The basic process for a directional light (whose rays are parallel) is as follows:
Calculate the 8 corners of the view frustum in world space. This can be done by using the inverse view-projection matrix to transform the 8 corners of the NDC cube (which in OpenGL is [‒1, 1] along each axis).
Transform the frustum corners to a space aligned with the shadow map axes. This would commonly be the directional light object's local space. (In fact, steps 1 and 2 can be done in one step by combining the inverse view-projection matrix of the camera with the inverse world matrix of the light.)
Calculate the bounding box of the transformed frustum corners. This will be the view frustum for the shadow map.
Pass the bounding box's extents to
glOrtho or similar to set up the orthographic projection matrix for the shadow map.
There are a couple caveats with this basic approach. First, the Z bounds for the shadow map will be tightly fit around the view frustum, which means that objects outside the view frustum, but between the view frustum and the light, may fall outside the shadow frustum. This could lead to missing shadows. To fix this, depth clamping can be enabled so that objects in front of the shadow frustum will be rendered with clamped Z instead of clipped. Alternatively, the Z-near of the shadow frustum can be pushed out to ensure any possible shadowers are included.
The bigger issue is that this produces a shadow frustum that continuously changes size and position as the camera moves around. This leads to shadows "swimming", which is a very distracting artifact. In order to fix this, it's common to do the following additional two steps:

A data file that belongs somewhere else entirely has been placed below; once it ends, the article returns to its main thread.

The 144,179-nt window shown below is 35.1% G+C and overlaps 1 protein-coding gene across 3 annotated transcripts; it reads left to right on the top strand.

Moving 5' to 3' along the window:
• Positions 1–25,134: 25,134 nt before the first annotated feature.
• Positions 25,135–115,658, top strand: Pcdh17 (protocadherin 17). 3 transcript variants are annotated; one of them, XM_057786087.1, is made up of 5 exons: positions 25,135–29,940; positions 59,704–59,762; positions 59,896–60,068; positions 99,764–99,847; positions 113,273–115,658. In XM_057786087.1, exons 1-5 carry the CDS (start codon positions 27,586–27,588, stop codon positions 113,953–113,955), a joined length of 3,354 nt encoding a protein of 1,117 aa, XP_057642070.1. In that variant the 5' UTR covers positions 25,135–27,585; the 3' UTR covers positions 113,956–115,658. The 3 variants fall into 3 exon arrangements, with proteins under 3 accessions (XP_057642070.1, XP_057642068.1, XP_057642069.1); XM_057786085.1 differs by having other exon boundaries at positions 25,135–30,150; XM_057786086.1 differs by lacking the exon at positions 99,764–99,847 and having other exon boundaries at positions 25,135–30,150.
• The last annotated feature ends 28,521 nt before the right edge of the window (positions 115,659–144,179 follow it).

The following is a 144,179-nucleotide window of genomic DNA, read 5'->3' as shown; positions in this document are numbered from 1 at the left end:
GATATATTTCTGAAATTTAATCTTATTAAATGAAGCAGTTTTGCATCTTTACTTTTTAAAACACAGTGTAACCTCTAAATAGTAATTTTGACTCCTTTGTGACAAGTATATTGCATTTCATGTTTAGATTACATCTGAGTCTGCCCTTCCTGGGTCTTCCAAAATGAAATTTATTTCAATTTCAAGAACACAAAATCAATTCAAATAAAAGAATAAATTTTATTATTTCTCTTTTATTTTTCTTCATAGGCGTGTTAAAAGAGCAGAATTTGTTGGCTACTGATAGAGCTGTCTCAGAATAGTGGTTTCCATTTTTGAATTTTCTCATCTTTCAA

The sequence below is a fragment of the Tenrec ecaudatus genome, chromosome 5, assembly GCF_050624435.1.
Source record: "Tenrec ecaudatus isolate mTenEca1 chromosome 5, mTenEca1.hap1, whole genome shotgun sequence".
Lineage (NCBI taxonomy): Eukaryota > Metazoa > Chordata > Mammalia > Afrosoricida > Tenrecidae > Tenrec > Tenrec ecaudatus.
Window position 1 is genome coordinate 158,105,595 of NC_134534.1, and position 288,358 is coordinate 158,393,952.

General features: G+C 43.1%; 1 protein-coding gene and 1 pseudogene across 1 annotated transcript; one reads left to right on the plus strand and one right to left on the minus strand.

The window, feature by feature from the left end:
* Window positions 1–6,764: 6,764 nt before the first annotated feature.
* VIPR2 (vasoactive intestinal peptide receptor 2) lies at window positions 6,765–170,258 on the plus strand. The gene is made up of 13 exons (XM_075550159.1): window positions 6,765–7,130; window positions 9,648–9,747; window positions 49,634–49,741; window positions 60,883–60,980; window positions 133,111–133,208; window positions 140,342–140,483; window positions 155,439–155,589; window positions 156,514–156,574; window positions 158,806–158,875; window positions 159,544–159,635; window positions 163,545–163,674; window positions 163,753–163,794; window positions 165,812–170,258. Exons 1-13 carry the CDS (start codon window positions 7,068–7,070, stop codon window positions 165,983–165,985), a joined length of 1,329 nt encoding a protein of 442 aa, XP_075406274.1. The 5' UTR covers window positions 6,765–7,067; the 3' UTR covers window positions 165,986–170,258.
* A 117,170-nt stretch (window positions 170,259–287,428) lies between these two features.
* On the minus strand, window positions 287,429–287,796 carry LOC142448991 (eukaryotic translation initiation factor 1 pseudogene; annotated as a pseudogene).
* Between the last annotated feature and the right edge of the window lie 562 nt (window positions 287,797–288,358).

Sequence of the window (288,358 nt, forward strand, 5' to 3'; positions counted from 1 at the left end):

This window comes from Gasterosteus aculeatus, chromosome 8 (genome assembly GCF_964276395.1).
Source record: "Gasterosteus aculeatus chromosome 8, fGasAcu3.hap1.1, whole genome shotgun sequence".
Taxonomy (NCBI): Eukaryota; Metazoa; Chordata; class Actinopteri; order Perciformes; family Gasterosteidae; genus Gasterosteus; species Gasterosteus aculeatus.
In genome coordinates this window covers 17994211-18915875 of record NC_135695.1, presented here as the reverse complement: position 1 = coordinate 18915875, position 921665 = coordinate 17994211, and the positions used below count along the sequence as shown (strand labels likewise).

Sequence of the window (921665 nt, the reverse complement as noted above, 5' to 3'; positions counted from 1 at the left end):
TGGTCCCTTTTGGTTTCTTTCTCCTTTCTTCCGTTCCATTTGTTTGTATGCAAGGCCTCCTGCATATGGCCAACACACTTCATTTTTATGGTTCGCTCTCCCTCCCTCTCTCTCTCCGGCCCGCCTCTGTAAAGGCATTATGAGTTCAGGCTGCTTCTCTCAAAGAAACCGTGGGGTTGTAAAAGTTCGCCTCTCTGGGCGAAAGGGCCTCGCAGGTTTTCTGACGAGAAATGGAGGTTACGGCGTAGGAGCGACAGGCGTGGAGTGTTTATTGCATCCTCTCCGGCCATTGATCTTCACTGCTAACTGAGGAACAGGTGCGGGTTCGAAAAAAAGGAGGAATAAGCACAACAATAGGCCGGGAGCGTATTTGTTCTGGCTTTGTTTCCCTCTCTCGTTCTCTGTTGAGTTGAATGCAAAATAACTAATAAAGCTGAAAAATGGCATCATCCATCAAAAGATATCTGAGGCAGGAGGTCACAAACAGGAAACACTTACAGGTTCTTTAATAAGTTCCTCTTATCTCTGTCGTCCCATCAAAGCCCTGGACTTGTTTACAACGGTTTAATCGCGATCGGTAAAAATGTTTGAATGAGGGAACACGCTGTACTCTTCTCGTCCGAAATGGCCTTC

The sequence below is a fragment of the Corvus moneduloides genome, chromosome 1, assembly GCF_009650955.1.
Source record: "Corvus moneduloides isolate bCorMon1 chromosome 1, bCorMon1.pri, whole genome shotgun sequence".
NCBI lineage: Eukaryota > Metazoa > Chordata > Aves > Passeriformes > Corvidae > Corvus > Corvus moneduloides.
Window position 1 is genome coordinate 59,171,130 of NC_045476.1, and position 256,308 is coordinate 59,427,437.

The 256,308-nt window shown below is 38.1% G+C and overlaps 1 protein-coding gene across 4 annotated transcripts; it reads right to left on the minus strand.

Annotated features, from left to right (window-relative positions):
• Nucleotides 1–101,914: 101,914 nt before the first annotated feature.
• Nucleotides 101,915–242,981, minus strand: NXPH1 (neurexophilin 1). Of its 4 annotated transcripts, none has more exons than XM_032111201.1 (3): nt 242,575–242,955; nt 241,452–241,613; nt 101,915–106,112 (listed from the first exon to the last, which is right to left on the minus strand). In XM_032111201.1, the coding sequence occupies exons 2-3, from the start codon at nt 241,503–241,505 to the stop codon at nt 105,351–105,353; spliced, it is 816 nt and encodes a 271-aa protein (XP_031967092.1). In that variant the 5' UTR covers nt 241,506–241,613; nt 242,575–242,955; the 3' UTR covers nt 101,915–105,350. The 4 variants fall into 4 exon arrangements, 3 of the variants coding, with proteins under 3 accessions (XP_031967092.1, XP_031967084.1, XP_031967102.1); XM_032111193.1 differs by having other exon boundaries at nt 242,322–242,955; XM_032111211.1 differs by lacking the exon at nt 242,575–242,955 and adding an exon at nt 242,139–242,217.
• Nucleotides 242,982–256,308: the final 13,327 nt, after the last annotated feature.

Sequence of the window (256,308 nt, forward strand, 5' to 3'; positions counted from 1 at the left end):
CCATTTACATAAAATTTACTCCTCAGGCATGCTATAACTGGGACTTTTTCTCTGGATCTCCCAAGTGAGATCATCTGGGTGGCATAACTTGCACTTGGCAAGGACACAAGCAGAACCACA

Fix the overall size of the frustum based on the longest diagonal of the camera frustum. This ensures that the camera frustum can fit into the shadow frustum in any orientation. Don't allow the shadow frustum to change size as the camera rotates.
Discretize the position of the frustum, based on the size of texels in the shadow map. In other words, if the shadow map is 1024×1024, then you only allow the frustum to move around in discrete steps of 1/1024th of the frustum size. (You also need to increase the size of the frustum by a factor of 1024/1023, to give room for the shadow frustum and view frustum to slip against each other.)
If you do these, the shadow will remain rock solid in world space as the camera moves around. (It won't remain solid if the camera's FOV, near or far planes are changed, though.)
As a bonus, if you do all the above, you're well on your way to implementing cascaded shadow maps, which are "just" a set of shadow maps calculated from the view frustum as above, but using different view frustum near and far plane values to place each shadow map.